(To me), longing for marginal lenses is akin to dreaming of audio amplifiers with vacuum-tubes so that the linearity, bandwidth, and signal/noise ratio will be compromised, based on some desire to always see the world through a particular type of rose-colored glasses smeared with vaseline. It might sound great for certain limited bandwidth program material, and fail miserably where it comes to reproducing orchestral music replete with critical high frequency information.

I agree with others, that the sharpness of a lens is a good thing and I think price considerations will keep sharpness freaks in check.

Advances in technology is not driven by a "good enough" attitude. Advances are only possible because lensmakers are obsessed with sharpness, sensor designers are obsessed with pixel count and high ISO noise and customers are obsessed with value for money.

If noone obsessed, we would still be using 1 MP cameras costing 2000 USD.

My wife insists, that all my lenses can look into the future and show how she will look in ten years time, but that is another matter entirely

If we had keen vision and feeling of all ordinary human life, it would be like hearing the grass grow and the squirrel’s heart beat, and we should die of that roar which lies on the other side of silence.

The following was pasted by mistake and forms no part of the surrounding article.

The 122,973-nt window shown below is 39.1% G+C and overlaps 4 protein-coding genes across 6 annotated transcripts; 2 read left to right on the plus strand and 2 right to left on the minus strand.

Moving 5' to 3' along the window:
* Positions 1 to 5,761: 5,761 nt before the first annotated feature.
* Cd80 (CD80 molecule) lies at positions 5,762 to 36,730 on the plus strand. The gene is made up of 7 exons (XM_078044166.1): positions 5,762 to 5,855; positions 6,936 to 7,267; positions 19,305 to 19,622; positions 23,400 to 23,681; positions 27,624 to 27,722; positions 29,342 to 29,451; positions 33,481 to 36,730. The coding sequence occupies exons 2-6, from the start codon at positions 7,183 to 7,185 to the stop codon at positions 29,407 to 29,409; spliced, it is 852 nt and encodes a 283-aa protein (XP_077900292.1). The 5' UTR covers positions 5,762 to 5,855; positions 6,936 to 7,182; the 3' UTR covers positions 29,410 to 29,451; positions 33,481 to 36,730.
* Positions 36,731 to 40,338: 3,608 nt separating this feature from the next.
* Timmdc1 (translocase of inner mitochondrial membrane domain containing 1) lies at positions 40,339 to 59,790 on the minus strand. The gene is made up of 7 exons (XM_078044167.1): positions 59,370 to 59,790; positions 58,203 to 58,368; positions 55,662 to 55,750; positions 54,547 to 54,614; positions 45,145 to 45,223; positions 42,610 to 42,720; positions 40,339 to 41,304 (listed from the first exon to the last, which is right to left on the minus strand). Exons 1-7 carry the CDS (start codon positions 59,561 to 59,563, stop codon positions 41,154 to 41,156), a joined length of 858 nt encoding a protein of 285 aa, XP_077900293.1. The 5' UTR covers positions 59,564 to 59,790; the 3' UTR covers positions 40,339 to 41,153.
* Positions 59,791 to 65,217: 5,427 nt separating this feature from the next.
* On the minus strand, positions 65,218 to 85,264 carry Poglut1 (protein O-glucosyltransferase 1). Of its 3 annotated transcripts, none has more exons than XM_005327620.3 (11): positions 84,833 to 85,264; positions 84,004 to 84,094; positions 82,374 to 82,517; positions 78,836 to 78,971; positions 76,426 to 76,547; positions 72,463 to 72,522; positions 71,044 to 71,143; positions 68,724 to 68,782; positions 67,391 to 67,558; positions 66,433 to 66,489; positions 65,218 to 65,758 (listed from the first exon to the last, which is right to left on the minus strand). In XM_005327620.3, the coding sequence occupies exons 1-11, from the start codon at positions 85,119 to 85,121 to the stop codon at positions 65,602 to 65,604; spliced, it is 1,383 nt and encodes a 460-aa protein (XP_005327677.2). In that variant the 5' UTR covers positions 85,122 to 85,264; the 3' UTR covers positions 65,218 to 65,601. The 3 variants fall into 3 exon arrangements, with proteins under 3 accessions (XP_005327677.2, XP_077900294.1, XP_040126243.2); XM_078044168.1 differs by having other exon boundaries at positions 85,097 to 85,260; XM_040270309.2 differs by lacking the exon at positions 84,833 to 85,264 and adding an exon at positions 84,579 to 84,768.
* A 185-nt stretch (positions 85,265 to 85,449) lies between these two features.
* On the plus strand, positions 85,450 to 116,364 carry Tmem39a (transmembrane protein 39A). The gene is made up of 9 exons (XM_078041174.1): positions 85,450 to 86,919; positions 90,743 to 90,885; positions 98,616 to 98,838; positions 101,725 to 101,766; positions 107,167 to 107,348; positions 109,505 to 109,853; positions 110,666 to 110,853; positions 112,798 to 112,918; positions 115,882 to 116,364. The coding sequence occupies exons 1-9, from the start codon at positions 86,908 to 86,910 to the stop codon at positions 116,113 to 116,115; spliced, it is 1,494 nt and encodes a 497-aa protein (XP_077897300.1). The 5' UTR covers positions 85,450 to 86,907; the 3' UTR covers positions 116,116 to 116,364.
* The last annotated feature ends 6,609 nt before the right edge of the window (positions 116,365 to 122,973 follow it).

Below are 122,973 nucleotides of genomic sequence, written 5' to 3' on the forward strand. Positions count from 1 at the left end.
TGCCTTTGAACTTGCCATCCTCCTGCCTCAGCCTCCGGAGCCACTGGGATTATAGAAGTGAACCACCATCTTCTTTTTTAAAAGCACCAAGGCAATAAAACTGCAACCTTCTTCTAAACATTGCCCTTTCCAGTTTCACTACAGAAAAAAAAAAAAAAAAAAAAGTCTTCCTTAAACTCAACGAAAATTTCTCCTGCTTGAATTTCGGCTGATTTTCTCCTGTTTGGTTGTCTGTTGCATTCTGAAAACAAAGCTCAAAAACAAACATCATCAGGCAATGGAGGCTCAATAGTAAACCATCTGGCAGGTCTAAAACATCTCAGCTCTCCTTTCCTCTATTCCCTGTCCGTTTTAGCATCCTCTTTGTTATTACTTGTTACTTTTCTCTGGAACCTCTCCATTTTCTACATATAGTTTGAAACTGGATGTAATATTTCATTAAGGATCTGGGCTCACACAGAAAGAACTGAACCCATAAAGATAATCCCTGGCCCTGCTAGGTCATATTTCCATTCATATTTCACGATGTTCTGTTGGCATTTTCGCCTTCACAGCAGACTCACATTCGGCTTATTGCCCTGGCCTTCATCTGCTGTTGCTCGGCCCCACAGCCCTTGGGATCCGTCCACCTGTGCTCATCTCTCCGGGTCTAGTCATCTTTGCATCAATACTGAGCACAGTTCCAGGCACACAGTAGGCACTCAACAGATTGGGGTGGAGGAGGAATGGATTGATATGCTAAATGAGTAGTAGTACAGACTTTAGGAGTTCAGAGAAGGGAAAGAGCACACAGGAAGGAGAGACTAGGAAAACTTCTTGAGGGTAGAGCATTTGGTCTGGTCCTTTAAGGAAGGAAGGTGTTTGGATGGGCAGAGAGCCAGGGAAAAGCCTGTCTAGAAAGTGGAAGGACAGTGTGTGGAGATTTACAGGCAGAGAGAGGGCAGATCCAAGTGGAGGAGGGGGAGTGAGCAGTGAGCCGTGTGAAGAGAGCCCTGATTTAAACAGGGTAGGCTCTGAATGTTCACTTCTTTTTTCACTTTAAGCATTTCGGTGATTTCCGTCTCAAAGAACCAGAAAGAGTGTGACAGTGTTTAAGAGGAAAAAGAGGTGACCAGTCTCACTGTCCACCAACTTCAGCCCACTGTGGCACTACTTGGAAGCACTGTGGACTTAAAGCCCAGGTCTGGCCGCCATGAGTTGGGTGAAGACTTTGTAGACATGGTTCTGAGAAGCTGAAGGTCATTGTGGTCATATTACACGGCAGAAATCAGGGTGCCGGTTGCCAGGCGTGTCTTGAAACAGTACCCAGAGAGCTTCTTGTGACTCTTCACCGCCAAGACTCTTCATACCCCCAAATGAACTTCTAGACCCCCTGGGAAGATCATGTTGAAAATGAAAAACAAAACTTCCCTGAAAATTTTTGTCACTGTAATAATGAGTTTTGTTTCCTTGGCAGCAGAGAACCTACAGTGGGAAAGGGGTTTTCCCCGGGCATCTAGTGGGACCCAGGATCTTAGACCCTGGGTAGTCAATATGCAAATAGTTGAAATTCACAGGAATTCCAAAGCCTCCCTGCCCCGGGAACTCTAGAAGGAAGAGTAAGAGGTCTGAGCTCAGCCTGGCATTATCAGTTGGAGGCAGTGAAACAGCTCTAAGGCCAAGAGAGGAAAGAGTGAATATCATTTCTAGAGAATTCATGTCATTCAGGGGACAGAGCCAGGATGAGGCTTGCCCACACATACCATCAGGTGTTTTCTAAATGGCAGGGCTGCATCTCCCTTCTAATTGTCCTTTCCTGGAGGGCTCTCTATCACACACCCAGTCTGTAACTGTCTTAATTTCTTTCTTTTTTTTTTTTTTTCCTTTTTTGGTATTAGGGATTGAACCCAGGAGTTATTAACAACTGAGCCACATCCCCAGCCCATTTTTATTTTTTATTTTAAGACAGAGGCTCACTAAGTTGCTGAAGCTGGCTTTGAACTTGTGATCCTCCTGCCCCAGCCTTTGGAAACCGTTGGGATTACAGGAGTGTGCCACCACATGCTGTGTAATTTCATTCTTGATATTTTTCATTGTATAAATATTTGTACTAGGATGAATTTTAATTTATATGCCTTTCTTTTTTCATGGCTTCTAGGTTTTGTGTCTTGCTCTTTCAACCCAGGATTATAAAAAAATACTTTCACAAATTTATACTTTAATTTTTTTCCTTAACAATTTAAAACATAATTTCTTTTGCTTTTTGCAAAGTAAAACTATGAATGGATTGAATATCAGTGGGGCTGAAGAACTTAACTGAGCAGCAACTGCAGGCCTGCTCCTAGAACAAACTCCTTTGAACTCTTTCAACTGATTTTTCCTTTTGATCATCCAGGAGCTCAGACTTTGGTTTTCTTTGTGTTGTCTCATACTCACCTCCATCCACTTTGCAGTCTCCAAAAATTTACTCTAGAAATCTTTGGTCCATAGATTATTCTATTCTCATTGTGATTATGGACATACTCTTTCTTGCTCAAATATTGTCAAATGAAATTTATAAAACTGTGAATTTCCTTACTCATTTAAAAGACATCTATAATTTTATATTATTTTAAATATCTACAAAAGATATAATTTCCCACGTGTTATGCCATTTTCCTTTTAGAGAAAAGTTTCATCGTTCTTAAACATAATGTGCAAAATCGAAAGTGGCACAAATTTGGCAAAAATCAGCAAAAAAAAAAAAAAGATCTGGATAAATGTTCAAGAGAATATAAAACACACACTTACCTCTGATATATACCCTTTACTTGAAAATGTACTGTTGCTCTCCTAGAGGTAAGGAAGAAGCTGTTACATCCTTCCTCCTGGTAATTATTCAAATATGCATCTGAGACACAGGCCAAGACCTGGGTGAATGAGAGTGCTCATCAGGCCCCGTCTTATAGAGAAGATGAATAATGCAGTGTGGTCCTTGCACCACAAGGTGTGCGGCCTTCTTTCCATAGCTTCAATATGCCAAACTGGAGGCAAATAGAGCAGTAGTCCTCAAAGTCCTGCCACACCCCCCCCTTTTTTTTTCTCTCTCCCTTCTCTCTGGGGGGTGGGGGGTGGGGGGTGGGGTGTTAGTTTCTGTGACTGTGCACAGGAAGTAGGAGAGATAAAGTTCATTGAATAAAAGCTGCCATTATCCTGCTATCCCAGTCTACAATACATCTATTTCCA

- George Eliot

DM ...

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ultimitsu
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Re: The whole question of lens sharpness...
In reply to gdourado, 10 months ago

gdourado wrote:

And why do people get so turned on by this?

Money.

The higher the resoluton, the more reach, the smaller and cheaper the camera for the same reach.

D7100 with 70-200 F4 today can produce the resolution of D3X with 300 F4 a few years ago at a fraction of the price (assumming lighting is non-issue). sensor resolution improves year on year for free, but lens resolution improvement is hard and expensive, that is why people get "turned on" if there is a sharp lens, especially if it is cheap, like sigma 35 F1.4 or Nikon 50 F1.8G or Canon 70-200 F2.8 II.

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Draek
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Re: Sharpness not too important on 2.4MP monitor ...
In reply to Basalite, 10 months ago

Basalite wrote:

1920x1200 monitors are no longer "pretty common." They are actually rare now. It is also not a 2.4MP monitor, which is no surprise considering there is no such a thing as a 2.4MP monitor.

2048x1152 monitors are close enough you get 2.4 Mpx with just two significant digits and there's plenty of models sporting that resolution being catered to gamers and graphical artists on a budget, but honestly, do you really think it was a point that warranted all this discussion? good freaking Lord.

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OpticsEngineer
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Re: The whole question of lens sharpness...
In reply to gdourado, 10 months ago

Here is a nice reference from Zeiss on sharpness and other things concerming lens quality.    It is written from the perspective of photographers.